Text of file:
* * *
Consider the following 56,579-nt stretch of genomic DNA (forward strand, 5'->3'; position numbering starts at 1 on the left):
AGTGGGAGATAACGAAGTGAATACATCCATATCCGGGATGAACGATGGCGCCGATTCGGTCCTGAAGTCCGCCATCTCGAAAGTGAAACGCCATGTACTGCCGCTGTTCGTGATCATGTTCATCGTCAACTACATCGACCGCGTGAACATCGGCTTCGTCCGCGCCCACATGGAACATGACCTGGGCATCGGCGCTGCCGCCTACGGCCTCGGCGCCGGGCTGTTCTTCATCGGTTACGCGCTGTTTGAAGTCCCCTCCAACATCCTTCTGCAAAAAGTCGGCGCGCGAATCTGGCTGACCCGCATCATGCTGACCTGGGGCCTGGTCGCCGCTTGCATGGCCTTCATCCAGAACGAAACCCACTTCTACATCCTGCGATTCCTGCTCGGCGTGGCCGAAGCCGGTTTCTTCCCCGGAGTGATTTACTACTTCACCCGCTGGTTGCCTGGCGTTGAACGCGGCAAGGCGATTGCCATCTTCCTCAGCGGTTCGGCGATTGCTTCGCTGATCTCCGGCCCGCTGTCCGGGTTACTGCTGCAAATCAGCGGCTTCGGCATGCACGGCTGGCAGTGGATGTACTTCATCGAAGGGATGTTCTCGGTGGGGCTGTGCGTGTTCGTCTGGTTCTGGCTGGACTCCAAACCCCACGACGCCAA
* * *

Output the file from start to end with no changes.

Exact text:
Consider the following 56,579-nt stretch of genomic DNA (forward strand, 5'->3'; position numbering starts at 1 on the left):
AGTGGGAGATAACGAAGTGAATACATCCATATCCGGGATGAACGATGGCGCCGATTCGGTCCTGAAGTCCGCCATCTCGAAAGTGAAACGCCATGTACTGCCGCTGTTCGTGATCATGTTCATCGTCAACTACATCGACCGCGTGAACATCGGCTTCGTCCGCGCCCACATGGAACATGACCTGGGCATCGGCGCTGCCGCCTACGGCCTCGGCGCCGGGCTGTTCTTCATCGGTTACGCGCTGTTTGAAGTCCCCTCCAACATCCTTCTGCAAAAAGTCGGCGCGCGAATCTGGCTGACCCGCATCATGCTGACCTGGGGCCTGGTCGCCGCTTGCATGGCCTTCATCCAGAACGAAACCCACTTCTACATCCTGCGATTCCTGCTCGGCGTGGCCGAAGCCGGTTTCTTCCCCGGAGTGATTTACTACTTCACCCGCTGGTTGCCTGGCGTTGAACGCGGCAAGGCGATTGCCATCTTCCTCAGCGGTTCGGCGATTGCTTCGCTGATCTCCGGCCCGCTGTCCGGGTTACTGCTGCAAATCAGCGGCTTCGGCATGCACGGCTGGCAGTGGATGTACTTCATCGAAGGGATGTTCTCGGTGGGGCTGTGCGTGTTCGTCTGGTTCTGGCTGGACTCCAAACCCCACGACGCCAA